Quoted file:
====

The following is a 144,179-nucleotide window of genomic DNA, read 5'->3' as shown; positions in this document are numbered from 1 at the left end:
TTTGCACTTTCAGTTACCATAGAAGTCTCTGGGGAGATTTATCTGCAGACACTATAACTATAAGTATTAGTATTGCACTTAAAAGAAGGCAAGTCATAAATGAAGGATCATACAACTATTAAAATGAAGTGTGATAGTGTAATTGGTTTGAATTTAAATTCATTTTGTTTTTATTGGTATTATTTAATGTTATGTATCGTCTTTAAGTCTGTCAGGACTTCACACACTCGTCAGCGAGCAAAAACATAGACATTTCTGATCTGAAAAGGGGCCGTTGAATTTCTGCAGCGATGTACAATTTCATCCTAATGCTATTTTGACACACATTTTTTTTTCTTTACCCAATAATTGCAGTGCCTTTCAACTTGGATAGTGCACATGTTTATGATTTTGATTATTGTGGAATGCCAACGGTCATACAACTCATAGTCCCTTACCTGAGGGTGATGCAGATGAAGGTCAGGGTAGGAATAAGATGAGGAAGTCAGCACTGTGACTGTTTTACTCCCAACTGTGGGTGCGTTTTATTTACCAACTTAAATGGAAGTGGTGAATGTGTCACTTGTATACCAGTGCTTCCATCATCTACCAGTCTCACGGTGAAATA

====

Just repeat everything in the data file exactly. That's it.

The following is a 144,179-nucleotide window of genomic DNA, read 5'->3' as shown; positions in this document are numbered from 1 at the left end:
TTTGCACTTTCAGTTACCATAGAAGTCTCTGGGGAGATTTATCTGCAGACACTATAACTATAAGTATTAGTATTGCACTTAAAAGAAGGCAAGTCATAAATGAAGGATCATACAACTATTAAAATGAAGTGTGATAGTGTAATTGGTTTGAATTTAAATTCATTTTGTTTTTATTGGTATTATTTAATGTTATGTATCGTCTTTAAGTCTGTCAGGACTTCACACACTCGTCAGCGAGCAAAAACATAGACATTTCTGATCTGAAAAGGGGCCGTTGAATTTCTGCAGCGATGTACAATTTCATCCTAATGCTATTTTGACACACATTTTTTTTTCTTTACCCAATAATTGCAGTGCCTTTCAACTTGGATAGTGCACATGTTTATGATTTTGATTATTGTGGAATGCCAACGGTCATACAACTCATAGTCCCTTACCTGAGGGTGATGCAGATGAAGGTCAGGGTAGGAATAAGATGAGGAAGTCAGCACTGTGACTGTTTTACTCCCAACTGTGGGTGCGTTTTATTTACCAACTTAAATGGAAGTGGTGAATGTGTCACTTGTATACCAGTGCTTCCATCATCTACCAGTCTCACGGTGAAATA